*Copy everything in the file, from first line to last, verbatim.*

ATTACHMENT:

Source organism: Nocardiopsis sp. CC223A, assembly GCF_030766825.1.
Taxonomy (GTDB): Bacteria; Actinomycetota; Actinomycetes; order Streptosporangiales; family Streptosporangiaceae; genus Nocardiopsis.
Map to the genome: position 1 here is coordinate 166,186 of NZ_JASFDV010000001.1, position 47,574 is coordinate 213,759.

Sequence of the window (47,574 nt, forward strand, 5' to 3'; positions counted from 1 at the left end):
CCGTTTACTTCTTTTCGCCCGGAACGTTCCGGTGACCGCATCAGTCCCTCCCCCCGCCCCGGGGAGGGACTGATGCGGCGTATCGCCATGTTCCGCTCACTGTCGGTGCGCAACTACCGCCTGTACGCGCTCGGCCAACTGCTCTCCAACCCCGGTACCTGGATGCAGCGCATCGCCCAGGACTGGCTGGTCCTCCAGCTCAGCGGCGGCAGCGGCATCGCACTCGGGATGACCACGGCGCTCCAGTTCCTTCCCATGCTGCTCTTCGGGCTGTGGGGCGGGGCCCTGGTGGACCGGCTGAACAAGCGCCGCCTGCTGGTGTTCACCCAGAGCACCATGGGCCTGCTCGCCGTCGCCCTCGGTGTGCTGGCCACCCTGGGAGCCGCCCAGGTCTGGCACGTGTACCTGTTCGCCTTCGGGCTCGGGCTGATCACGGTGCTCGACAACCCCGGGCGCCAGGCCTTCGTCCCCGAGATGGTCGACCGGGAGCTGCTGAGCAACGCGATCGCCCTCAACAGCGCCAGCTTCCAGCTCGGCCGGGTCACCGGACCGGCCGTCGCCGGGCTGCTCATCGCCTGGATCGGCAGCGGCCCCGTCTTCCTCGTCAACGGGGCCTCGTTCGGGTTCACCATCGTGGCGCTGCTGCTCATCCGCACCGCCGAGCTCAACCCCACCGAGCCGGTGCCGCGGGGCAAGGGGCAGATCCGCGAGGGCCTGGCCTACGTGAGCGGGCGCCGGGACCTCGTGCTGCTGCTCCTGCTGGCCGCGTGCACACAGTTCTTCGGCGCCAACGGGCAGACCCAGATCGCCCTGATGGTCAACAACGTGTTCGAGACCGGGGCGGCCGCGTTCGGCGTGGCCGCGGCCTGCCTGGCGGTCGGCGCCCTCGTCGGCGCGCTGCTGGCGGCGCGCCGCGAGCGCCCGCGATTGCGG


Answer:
Source organism: Nocardiopsis sp. CC223A, assembly GCF_030766825.1.
Taxonomy (GTDB): Bacteria; Actinomycetota; Actinomycetes; order Streptosporangiales; family Streptosporangiaceae; genus Nocardiopsis.
Map to the genome: position 1 here is coordinate 166,186 of NZ_JASFDV010000001.1, position 47,574 is coordinate 213,759.

Sequence of the window (47,574 nt, forward strand, 5' to 3'; positions counted from 1 at the left end):
CCGTTTACTTCTTTTCGCCCGGAACGTTCCGGTGACCGCATCAGTCCCTCCCCCCGCCCCGGGGAGGGACTGATGCGGCGTATCGCCATGTTCCGCTCACTGTCGGTGCGCAACTACCGCCTGTACGCGCTCGGCCAACTGCTCTCCAACCCCGGTACCTGGATGCAGCGCATCGCCCAGGACTGGCTGGTCCTCCAGCTCAGCGGCGGCAGCGGCATCGCACTCGGGATGACCACGGCGCTCCAGTTCCTTCCCATGCTGCTCTTCGGGCTGTGGGGCGGGGCCCTGGTGGACCGGCTGAACAAGCGCCGCCTGCTGGTGTTCACCCAGAGCACCATGGGCCTGCTCGCCGTCGCCCTCGGTGTGCTGGCCACCCTGGGAGCCGCCCAGGTCTGGCACGTGTACCTGTTCGCCTTCGGGCTCGGGCTGATCACGGTGCTCGACAACCCCGGGCGCCAGGCCTTCGTCCCCGAGATGGTCGACCGGGAGCTGCTGAGCAACGCGATCGCCCTCAACAGCGCCAGCTTCCAGCTCGGCCGGGTCACCGGACCGGCCGTCGCCGGGCTGCTCATCGCCTGGATCGGCAGCGGCCCCGTCTTCCTCGTCAACGGGGCCTCGTTCGGGTTCACCATCGTGGCGCTGCTGCTCATCCGCACCGCCGAGCTCAACCCCACCGAGCCGGTGCCGCGGGGCAAGGGGCAGATCCGCGAGGGCCTGGCCTACGTGAGCGGGCGCCGGGACCTCGTGCTGCTGCTCCTGCTGGCCGCGTGCACACAGTTCTTCGGCGCCAACGGGCAGACCCAGATCGCCCTGATGGTCAACAACGTGTTCGAGACCGGGGCGGCCGCGTTCGGCGTGGCCGCGGCCTGCCTGGCGGTCGGCGCCCTCGTCGGCGCGCTGCTGGCGGCGCGCCGCGAGCGCCCGCGATTGCGG